While Jobs could be a complete asshole, he created a culture that accepted nothing less than great work and A-team players.
Focus Is Key to Rapid Innovation
“If he did not want to deal with something, he would resolutely ignore it. That focus allowed him to say ‘no.’ He got Apple back on Track by cutting all except a few products.”
One of the most fascinating and noteworthy traits of Jobs was his relentless focus. When Jobs had his eye set on a prize, he would laser focus on doing whatever it took to complete. Along with his obsession—or as a result of it—he would delegate all his energy to completing the task at hand. Jobs’ reality distortion field played a large role in Apple’s ability to complete complex, challenging, and “never-been-done-before” goals in astounding time. He would almost infuse other employees with his desire and relentless focus.
In his dying months, Larry Page—Google Co-founder—arranged to meet with Jobs to learn some lessons from the world’s most iconic CEO at the time. Jobs recalled telling Page:
“The main thing I stressed was focus. Figure out what Google wants to be when it grows up. What are the five products you want to focus on? Get rid of the rest because they’re dragging you down.”
Jobs’ ability to focus on just a handful of products at a time allowed him to create truly revolutionary products. He allocated his energy, resources, time, and focus on a few special products, as opposed to ten or twenty.
In today’s digital world, it’s so easy to become distracted. The average American checks their phone 150 times a day. Reading Jobs’ advice on focus emphasized how important it is to hone in on a project and be disciplined to say “no” to outside distractions.
This was a powerful reminder for me to consciously create the space necessary for me to do great work—and free myself from distraction. I was able to write my book—first draft was 106,000 words—in three months by not checking my phone or email until after my writing for the day. This discipline and focus allowed me to write at a fast pace and at a high level of quality that wouldn’t have been possible if I was spread thin on other projects and constantly being distracted.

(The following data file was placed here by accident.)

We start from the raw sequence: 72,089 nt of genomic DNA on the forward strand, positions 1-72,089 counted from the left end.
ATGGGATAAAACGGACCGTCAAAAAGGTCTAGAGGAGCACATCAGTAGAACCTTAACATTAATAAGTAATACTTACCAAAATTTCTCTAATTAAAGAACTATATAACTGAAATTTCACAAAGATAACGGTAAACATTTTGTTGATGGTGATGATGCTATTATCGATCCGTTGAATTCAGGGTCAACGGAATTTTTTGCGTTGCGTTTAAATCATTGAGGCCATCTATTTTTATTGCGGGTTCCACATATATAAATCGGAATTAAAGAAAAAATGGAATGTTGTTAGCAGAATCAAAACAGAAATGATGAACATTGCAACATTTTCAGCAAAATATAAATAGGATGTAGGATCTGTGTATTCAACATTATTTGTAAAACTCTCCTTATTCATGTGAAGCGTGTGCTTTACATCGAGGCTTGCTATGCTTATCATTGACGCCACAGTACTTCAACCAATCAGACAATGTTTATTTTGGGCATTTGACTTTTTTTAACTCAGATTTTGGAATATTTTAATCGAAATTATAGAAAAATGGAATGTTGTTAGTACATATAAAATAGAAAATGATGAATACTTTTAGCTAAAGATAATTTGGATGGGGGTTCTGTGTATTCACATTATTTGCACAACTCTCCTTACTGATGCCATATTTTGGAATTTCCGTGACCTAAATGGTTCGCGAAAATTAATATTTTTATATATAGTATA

Trust Your Intuition
Jobs was not exceptionally smart, according to Isaacson. However, he was a genius. He was what mathematician Mark Kac tagged a magician genius. “Someone whose insights comes out of the blue and require intuition more than mere mental processing power.”
Jobs cared about putting together ideas, art, and technology to create great products and invent the future. Prior to the first Apple store opening in 2001, many experts agreed that creating an Apple store was a terrible idea. Business Week even headlined a story that reads “Sorry Steve, Here’s Why Apple Stores Won’t Work.” Jobs would have the last laugh. He trusted his intuition that the world would love, and eventually need, an Apple retail store. In 2004, Apple had over $1-billion in revenue, setting a record in the retail industry.
Time and time again, product after product, Jobs relied on his intuition to make major decisions and innovations. While there are certain times to proceed with skepticism and conduct market research, intuition is a powerful tool we all have; we just need to listen to it and channel it, like Jobs.
“The products, not the profits, were the motivation,” said Jobs. “People don’t know what they want until you show them. That’s why I never rely on market research.”
Steve Jobs revolutionized the world. His obsession to ‘put a dent in the universe,’ belief in creating the future, relentless focus, and trust in his intuition changed how our society communicates and creates. We can all learn from his life and emulate his good qualities, yet avoid the bad ones. Of everything Jobs ever said, we should all think about the famous words he spoke at the 2005 Stanford graduation:
“Remembering that you are going to die is the best way I know to avoid the trap of thinking you have something to lose. You are already naked. There is no reason not to follow your heart.”